Long abandoned, the monastery of Mar Elian (Saint-Julien) came back to life in the 2000s thanks to the efforts of Father Jacques Mourad and the community of Al-Khalil. Located in Al-Qaryatayn, in the Syrian desert, between Damascus, Homs and Palmyra, Mar Elian testifies to the presence of Christians in the region since the 5th century, when a first monastery was built in dried earth.
Over the centuries, the place has become a major place of pilgrimage, at the crossroads of religions, welcoming thousands of Christians and Muslims each year. But in 2015, Daesh, which took control of the territory, ransacked the sanctuary with bulldozers, burned the church and desecrated the tomb of Saint Julien. Father Jacques Mourad and 250 Christians were then taken hostage. After five months of detention, the priest managed to escape. Now Syriac Catholic archbishop of Homs, he directs the restoration project, carried out in particular thanks to L’Œuvre d’Orient.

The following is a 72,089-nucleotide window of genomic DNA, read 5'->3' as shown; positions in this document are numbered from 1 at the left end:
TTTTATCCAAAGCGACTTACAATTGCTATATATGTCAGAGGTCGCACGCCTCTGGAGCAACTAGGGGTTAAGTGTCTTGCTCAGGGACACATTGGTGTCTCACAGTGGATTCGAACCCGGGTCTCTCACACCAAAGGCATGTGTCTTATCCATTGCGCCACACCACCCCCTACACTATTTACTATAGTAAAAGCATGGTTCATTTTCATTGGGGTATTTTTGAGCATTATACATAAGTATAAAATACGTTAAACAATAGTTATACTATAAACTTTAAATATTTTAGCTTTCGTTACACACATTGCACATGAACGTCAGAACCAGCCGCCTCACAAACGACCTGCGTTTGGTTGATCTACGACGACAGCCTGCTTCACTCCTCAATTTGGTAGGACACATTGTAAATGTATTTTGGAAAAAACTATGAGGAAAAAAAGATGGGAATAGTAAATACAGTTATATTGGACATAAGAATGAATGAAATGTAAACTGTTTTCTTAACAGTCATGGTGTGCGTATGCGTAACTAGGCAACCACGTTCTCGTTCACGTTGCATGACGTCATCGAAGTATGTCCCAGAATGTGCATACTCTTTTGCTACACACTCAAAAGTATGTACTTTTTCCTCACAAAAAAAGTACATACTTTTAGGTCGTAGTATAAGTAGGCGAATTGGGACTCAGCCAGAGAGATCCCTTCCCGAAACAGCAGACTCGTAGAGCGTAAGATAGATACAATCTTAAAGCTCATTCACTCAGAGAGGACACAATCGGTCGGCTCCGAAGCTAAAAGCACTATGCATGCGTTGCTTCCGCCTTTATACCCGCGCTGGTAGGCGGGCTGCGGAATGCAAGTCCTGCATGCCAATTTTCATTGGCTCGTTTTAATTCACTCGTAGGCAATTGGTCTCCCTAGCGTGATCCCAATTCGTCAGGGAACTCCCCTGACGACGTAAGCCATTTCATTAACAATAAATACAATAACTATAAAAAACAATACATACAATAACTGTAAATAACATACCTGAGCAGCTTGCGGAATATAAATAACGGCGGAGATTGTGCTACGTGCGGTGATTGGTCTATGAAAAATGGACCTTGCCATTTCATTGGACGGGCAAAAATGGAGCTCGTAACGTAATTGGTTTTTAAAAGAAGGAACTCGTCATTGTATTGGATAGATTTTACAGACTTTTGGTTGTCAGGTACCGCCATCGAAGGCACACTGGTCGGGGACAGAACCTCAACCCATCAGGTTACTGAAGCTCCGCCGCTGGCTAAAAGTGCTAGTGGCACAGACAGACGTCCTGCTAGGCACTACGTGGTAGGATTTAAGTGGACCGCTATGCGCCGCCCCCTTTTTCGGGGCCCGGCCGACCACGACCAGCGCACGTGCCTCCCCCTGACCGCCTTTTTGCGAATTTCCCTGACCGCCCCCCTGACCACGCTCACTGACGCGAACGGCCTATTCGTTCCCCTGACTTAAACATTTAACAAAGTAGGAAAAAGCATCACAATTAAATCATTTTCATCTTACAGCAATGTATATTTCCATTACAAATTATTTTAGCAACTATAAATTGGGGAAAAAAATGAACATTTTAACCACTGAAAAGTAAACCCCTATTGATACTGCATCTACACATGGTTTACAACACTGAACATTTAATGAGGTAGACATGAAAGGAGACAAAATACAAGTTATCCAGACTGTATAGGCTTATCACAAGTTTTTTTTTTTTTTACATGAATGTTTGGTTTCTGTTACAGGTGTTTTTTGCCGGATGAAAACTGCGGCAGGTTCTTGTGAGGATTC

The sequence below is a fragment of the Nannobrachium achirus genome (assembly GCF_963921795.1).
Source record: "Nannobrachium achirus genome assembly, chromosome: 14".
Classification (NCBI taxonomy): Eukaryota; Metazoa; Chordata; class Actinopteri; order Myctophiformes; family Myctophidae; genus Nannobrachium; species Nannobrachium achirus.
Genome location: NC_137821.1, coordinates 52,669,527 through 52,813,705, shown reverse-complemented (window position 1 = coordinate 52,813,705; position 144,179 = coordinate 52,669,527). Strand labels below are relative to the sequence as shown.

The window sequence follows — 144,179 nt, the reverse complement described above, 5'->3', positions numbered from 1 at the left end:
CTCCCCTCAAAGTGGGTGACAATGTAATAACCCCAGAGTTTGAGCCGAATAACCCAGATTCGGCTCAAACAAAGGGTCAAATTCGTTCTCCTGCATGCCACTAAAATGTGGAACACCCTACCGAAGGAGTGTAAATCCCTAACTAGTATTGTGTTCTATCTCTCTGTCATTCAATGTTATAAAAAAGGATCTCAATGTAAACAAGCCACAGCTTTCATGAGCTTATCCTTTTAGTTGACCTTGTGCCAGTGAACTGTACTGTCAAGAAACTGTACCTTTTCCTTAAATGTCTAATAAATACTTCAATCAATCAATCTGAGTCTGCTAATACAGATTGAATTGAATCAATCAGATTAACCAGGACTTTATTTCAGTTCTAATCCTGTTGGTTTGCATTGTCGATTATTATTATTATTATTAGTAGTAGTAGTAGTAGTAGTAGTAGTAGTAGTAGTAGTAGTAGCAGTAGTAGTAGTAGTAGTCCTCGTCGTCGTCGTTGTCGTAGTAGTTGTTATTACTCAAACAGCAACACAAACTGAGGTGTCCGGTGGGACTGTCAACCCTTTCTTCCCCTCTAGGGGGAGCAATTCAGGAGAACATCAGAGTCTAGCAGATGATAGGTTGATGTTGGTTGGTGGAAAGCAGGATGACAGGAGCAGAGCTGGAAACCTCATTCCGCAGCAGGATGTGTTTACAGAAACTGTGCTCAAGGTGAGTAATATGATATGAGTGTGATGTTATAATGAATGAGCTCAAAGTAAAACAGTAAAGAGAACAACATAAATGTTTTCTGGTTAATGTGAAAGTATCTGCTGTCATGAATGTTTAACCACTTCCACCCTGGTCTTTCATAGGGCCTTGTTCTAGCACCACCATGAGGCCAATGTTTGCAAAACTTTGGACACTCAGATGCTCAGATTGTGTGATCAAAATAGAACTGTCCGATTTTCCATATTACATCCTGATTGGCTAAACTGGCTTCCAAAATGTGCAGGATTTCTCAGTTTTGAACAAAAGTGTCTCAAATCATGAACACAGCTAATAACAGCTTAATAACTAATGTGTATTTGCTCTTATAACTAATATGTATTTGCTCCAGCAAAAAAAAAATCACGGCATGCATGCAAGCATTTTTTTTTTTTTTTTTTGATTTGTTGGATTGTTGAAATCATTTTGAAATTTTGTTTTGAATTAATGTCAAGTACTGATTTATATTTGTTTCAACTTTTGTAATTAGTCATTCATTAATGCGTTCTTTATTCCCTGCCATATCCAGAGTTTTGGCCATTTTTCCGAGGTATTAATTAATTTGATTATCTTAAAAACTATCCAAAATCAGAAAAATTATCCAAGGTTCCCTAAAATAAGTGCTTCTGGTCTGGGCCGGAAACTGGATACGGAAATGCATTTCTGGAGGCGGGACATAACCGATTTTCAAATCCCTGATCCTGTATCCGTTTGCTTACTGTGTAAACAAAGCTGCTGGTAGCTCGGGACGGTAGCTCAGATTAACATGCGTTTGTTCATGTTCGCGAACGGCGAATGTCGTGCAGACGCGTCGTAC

A first phase of reconstruction began in 2021 to rehabilitate the orchard. Other construction sites followed around the building. The archaeological excavation field damaged by Daesh remains to be rehabilitated. Initiated in 2001, this research made it possible to uncover remains of buildings: the foundations of 18th century churches which had collapsed, a cellar with terracotta jars. It is the project in its entirety that the Pilgrim Prize for Christian Heritage in Danger, in partnership with the French Foundation of the Order of Malta, rewards.